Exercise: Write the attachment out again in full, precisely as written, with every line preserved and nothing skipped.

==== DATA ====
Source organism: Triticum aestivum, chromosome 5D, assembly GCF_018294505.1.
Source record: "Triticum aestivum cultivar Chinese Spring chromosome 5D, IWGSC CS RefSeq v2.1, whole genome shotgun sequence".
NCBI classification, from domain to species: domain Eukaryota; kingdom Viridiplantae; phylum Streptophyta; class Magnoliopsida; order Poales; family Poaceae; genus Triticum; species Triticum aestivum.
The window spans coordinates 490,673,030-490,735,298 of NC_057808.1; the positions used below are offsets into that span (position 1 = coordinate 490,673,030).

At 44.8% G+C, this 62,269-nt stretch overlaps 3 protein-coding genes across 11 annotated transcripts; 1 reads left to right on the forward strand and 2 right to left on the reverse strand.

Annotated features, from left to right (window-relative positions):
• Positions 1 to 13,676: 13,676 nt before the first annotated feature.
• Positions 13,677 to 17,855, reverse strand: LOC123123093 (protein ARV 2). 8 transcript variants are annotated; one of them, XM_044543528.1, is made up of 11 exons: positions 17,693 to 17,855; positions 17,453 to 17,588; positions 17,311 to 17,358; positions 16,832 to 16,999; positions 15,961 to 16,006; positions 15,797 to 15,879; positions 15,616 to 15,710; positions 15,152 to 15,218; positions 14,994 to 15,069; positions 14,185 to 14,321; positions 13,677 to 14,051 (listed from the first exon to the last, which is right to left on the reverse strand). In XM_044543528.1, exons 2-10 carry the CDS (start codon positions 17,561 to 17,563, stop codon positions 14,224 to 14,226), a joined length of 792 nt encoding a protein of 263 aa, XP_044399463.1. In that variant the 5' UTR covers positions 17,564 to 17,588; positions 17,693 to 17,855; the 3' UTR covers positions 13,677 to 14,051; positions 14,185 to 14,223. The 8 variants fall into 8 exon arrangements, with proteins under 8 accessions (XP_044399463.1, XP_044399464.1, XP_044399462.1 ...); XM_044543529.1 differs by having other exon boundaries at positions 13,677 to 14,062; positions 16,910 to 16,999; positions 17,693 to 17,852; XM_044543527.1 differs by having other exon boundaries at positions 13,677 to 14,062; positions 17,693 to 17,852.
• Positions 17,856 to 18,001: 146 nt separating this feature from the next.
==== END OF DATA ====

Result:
Source organism: Triticum aestivum, chromosome 5D, assembly GCF_018294505.1.
Source record: "Triticum aestivum cultivar Chinese Spring chromosome 5D, IWGSC CS RefSeq v2.1, whole genome shotgun sequence".
NCBI classification, from domain to species: domain Eukaryota; kingdom Viridiplantae; phylum Streptophyta; class Magnoliopsida; order Poales; family Poaceae; genus Triticum; species Triticum aestivum.
The window spans coordinates 490,673,030-490,735,298 of NC_057808.1; the positions used below are offsets into that span (position 1 = coordinate 490,673,030).

At 44.8% G+C, this 62,269-nt stretch overlaps 3 protein-coding genes across 11 annotated transcripts; 1 reads left to right on the forward strand and 2 right to left on the reverse strand.

Annotated features, from left to right (window-relative positions):
• Positions 1 to 13,676: 13,676 nt before the first annotated feature.
• Positions 13,677 to 17,855, reverse strand: LOC123123093 (protein ARV 2). 8 transcript variants are annotated; one of them, XM_044543528.1, is made up of 11 exons: positions 17,693 to 17,855; positions 17,453 to 17,588; positions 17,311 to 17,358; positions 16,832 to 16,999; positions 15,961 to 16,006; positions 15,797 to 15,879; positions 15,616 to 15,710; positions 15,152 to 15,218; positions 14,994 to 15,069; positions 14,185 to 14,321; positions 13,677 to 14,051 (listed from the first exon to the last, which is right to left on the reverse strand). In XM_044543528.1, exons 2-10 carry the CDS (start codon positions 17,561 to 17,563, stop codon positions 14,224 to 14,226), a joined length of 792 nt encoding a protein of 263 aa, XP_044399463.1. In that variant the 5' UTR covers positions 17,564 to 17,588; positions 17,693 to 17,855; the 3' UTR covers positions 13,677 to 14,051; positions 14,185 to 14,223. The 8 variants fall into 8 exon arrangements, with proteins under 8 accessions (XP_044399463.1, XP_044399464.1, XP_044399462.1 ...); XM_044543529.1 differs by having other exon boundaries at positions 13,677 to 14,062; positions 16,910 to 16,999; positions 17,693 to 17,852; XM_044543527.1 differs by having other exon boundaries at positions 13,677 to 14,062; positions 17,693 to 17,852.
• Positions 17,856 to 18,001: 146 nt separating this feature from the next.